A recent letter to the editor by Heather Olney rightly suggested that protests against fish farms may not have unanimous support from all First Nations in the immediate region.
In fact, many of the protestors, a majority I’d say, are from the southern First Nations near Campbell River.
We simply cannot lump all First Nations together as part of a group of nations occupying, or at least supporting the protests of, the fish farms.
To be fair, a lot of the fish farms run by Marine Harvest are in fact in the Broughton Archipelago, geographically close to the Lawit’sis, Mamalilikala and Musgamagw Dzawda’enuxw First Nations.
Here near our three communities of Port Hardy, Port Alice and Port McNeill there are the ‘Namgis (Alert Bay area) protesting as well.
While these nations protests against fish farms in their own traditional territories, there is also the question of those First Nations that are choosing to stay quiet on the issue.
For instance, we’ve had little information from other nations such as We Wai Kai (Quadra Island) and Wei Wai Kum (Campbell River) and even here in our own region Gwa’sala-’Nakwaxda’xw, Quatsino and Fort Rupert haven’t yet spoken publicly about it, at least from their chiefs and councils.
This is just to say that we can’t simply assume all First Nations are against it.
In fact, a good majority of Indigenous peoples are employed by Marine Harvest and all the businesses associated with it (from transporting the farmed fish to processing it, and all the other jobs that go along with it in the process).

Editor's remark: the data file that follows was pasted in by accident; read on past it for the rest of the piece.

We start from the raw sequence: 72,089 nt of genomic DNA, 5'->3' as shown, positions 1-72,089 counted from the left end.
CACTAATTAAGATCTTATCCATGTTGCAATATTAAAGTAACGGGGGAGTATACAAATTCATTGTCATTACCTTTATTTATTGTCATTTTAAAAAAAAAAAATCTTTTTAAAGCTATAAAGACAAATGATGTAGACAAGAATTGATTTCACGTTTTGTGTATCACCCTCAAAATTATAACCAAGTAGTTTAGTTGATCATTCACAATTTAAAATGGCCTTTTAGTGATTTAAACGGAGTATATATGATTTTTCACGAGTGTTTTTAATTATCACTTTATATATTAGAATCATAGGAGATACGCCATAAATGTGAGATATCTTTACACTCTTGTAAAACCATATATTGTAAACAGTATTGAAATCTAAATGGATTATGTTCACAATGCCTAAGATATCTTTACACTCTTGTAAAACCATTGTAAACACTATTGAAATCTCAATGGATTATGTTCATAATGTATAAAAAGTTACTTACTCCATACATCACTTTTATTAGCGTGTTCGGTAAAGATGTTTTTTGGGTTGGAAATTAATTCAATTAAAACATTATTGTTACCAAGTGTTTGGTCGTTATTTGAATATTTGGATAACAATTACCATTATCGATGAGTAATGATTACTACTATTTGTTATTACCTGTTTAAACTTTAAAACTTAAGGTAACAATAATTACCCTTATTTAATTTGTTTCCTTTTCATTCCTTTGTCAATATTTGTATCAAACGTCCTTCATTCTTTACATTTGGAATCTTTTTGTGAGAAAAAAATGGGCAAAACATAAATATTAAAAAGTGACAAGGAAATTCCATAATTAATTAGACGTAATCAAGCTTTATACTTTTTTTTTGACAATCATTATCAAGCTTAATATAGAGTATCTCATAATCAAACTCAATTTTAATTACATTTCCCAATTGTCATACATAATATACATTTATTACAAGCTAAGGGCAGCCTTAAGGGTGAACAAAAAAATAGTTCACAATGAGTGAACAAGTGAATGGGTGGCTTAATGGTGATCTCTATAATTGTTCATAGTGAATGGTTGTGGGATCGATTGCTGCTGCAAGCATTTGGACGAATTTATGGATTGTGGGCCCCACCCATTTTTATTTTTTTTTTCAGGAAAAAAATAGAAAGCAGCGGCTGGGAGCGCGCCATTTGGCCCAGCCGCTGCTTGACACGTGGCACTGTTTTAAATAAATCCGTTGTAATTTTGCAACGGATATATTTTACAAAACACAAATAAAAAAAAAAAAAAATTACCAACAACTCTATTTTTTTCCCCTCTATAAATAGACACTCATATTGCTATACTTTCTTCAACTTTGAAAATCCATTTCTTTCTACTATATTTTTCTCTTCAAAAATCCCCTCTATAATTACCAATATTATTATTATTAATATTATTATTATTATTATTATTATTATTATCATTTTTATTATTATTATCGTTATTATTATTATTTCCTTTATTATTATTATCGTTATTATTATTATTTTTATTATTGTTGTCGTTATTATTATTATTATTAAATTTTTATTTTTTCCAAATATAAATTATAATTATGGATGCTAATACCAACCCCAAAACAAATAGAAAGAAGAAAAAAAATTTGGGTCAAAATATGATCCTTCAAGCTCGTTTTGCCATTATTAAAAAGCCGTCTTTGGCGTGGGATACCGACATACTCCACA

Roughly 25 per cent of Marine Harvest’s employment are of Indigenous descent, but take a look at the numbers for total employment in my last column on fish farms.
It’s certainly nothing to ignore, that’s for sure.
We have to remember each nation has its own government, a chief and council along with the band administration, and each has its own way of governing and making policy decisions.
Some choose to starkly oppose fish farms while others see it as an economic opportunity. For those that choose to make business partnerships with the fish farm industry, from what I’ve seen, it’s been in an effort to provide smart, sensible policies and agreements to both provide jobs and to protect our environment.
In fact, all nations are dedicated to be stewards of their traditional lands. It’s ingrained in each of our nation’s cultural ways and practices.
However, I’d argue though that when it comes to poverty, homelessness and all the social issues attached to Indigenous communities, these nations that choose to support fish farms have the wellness of their people at the front of their minds.
So the question is, who or what matters more — quite literally forcing their own people to be homeless or without jobs because other nations choose to protect wild salmon from the malpractice of fish farms or to offer an opportunity to take care of their families and put a roof over their heads? Because when it comes down to it, it’s quite honestly a decision between the two.
Going forward let’s remember that while it’s everyone’s duty to protect our waters, it’s also our duty to offer alternatives and solutions to the problems.
If these protests come of anything, it would mean a loss of jobs for our Indigenous peoples, so we need to prepare other economic opportunities if we are to follow through with the occupations.
Thomas Kervin is a recent political science alumnus from Simon Fraser University. He was born and raised in Port Hardy. He’s also a First Nations person who wants to address issues facing Indigenous communities today.